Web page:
However, problems occur, if the the Warré hive is being opened to check the colony (diseases) or put "new (white or yellow) fixed comb of boxes from which bees have been driven for one reason or another" above the flighthole. The Warré hive needs to be managed similar to a langstroth hive: that means for instance the boxes need to be removed to get the slightest glimpse into the colony; this causes heavy disturbances within the colony and changing of the brood nest temperature (Nestduftwärmebindung). The result is that bees become aggressive. That's also the reason why Warré hive beekeepers can't work without a smoker - similar to a langstroth or dadant beekeeper who is also working with magazines, boxes or supers. Strictly, this fact is able to rule out the Warré hive as unsustainable or bee-unfriendly. On top of that Warré hive beekeeping can't be called "beekeeper-friendly", because carrying heavy boxes with brood and honey combs is anything but easy beekeeping.

Some Warré hive beekeepers think their manipulations wouldn't be ruled out as unsustainable or bee-unfriendly, even if they change the direction of combs by rotating the hive, similar as it is common by rotating frame hives (which is a prototype of a hive ruled out as unsustainable or bee-unfriendly). [2][3]

Did you ever met a beecolony rotating itself together with it's combs within a cavity of a tree? - - - I didn't.

However, ecological beekeeping, sustainalbe or bee-friendly beekeeping looks different. Managing the Warré hive is neither easy nor useful for beginners. Obtaining apitherapeutical produce is almost not possible, as honey comes from brood combs. Presshoney is an option, but comb in the comb, beebread and run honey almost can't be harvested from Warré hive beekeeping.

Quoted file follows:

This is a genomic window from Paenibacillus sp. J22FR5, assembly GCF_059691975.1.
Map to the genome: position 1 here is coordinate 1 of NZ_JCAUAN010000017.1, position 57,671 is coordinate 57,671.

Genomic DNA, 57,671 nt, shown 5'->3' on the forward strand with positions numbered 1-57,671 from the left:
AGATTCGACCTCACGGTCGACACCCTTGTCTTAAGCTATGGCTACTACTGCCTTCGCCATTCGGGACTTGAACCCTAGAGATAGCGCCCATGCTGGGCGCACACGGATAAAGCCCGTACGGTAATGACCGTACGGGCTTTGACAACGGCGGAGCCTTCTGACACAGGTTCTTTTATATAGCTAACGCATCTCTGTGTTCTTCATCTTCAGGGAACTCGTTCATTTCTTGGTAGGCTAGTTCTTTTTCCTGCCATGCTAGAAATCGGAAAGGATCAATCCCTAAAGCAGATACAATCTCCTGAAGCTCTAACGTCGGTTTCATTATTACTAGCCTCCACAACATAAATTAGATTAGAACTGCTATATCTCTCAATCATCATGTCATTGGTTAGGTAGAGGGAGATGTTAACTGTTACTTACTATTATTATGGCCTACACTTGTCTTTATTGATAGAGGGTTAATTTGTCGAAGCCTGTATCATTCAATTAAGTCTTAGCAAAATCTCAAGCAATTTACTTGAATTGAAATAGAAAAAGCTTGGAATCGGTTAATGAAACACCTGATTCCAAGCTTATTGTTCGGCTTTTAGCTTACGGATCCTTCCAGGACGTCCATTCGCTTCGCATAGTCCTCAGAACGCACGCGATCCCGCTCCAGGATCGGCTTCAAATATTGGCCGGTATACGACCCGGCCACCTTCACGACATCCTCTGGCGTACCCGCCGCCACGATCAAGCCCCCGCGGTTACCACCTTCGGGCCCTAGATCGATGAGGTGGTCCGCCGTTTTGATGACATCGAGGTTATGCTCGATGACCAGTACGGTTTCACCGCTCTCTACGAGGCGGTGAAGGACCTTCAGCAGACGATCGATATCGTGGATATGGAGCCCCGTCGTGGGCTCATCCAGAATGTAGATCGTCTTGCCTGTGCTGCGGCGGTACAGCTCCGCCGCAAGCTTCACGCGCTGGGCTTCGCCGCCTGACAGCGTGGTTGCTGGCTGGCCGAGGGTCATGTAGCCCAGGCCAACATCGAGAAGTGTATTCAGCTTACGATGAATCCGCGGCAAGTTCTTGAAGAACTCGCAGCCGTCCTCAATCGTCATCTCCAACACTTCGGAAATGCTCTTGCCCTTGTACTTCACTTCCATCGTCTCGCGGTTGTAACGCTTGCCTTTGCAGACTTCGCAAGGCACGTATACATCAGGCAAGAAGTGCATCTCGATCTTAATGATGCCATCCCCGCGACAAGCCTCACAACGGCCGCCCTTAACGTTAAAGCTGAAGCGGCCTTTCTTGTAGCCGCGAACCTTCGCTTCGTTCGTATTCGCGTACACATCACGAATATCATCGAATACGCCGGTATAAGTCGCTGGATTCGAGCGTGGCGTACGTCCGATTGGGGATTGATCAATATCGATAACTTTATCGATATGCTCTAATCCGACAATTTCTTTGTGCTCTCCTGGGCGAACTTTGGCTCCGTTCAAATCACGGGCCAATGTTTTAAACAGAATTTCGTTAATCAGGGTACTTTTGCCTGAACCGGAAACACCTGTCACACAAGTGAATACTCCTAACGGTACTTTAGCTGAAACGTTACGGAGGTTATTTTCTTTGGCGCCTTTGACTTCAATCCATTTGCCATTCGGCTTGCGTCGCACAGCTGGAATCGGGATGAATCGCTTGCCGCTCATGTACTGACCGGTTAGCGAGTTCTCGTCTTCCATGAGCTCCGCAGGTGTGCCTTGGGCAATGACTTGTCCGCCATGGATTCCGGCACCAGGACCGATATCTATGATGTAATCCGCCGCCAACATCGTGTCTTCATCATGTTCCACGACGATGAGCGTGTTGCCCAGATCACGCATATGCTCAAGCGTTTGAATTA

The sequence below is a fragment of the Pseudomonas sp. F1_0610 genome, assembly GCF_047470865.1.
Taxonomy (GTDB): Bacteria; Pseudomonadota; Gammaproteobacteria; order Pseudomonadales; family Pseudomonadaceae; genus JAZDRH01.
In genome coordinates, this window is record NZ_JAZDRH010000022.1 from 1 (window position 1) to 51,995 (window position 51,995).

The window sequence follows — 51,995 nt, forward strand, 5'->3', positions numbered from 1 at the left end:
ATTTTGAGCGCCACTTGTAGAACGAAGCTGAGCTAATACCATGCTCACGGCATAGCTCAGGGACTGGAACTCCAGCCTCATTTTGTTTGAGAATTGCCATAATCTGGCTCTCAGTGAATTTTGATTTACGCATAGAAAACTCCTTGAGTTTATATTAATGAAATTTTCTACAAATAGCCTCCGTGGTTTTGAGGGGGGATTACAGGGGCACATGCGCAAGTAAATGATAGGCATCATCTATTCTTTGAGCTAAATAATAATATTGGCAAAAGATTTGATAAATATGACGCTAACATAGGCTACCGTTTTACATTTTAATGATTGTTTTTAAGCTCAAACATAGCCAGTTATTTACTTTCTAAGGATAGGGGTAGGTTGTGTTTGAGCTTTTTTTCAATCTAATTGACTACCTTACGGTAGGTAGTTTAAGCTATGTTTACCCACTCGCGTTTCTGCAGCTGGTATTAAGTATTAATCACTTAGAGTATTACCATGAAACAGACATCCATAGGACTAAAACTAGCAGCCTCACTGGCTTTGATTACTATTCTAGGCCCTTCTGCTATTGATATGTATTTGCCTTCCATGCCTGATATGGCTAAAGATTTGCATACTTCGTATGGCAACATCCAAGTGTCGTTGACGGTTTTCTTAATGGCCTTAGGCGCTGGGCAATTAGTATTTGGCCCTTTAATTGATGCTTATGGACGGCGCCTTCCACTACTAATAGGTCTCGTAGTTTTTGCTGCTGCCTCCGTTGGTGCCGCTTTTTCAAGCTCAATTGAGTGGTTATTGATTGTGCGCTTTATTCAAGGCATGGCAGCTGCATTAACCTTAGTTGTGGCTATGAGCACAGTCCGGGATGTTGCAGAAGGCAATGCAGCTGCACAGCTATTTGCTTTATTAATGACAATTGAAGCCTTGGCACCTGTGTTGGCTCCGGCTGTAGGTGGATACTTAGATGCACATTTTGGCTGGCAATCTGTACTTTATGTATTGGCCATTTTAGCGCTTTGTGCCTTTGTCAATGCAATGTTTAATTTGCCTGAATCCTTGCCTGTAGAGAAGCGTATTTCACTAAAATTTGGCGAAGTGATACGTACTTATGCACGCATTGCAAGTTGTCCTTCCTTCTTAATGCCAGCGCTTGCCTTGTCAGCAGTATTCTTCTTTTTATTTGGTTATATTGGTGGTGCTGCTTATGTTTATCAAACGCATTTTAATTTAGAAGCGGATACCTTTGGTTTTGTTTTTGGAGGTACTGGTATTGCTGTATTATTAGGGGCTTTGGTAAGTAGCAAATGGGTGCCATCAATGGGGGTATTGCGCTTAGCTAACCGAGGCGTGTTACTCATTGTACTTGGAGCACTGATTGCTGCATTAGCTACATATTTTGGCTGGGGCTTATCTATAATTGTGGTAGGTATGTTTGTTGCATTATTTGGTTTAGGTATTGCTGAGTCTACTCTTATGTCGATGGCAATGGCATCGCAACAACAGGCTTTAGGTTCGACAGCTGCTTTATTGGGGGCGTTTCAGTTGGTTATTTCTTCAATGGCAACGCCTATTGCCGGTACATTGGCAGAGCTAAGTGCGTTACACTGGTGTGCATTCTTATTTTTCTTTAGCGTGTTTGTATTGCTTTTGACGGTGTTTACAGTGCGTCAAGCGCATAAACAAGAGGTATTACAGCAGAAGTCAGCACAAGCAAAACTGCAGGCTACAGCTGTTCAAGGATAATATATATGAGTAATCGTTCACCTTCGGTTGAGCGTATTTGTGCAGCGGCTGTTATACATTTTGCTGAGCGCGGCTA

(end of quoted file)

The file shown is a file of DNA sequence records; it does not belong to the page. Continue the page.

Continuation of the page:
Thus, who really is interested in ecological and sustainable beekeeping, should start with top-bar-hive-beekeeping (top bar hives constructed according standards of Centre for Ecological Apiculture), join Natural Apitherapy Council or become a Partner-apiary of the Centre for Ecological Apiculture.

M.T.
____________________________
[1] Abbé Émile Warré:  L'Apiculture por Tous - beekeeping for all. Translated by David Heaf 2007
[2] Berndhard Heuvel 2008: Bienenhaltung für Alle
[3] Thiele, M. 2009: Warré Beute oder Top bar hive? Ist die Warré Beute wirklich so einfach und bienengerecht wie immer behauptet wird? Imkerei nach Warré oder nach Kriterien des Zentrums für wesensgemäße Bienenhaltung? Apicultural Review letters 2009, 8,Nr.386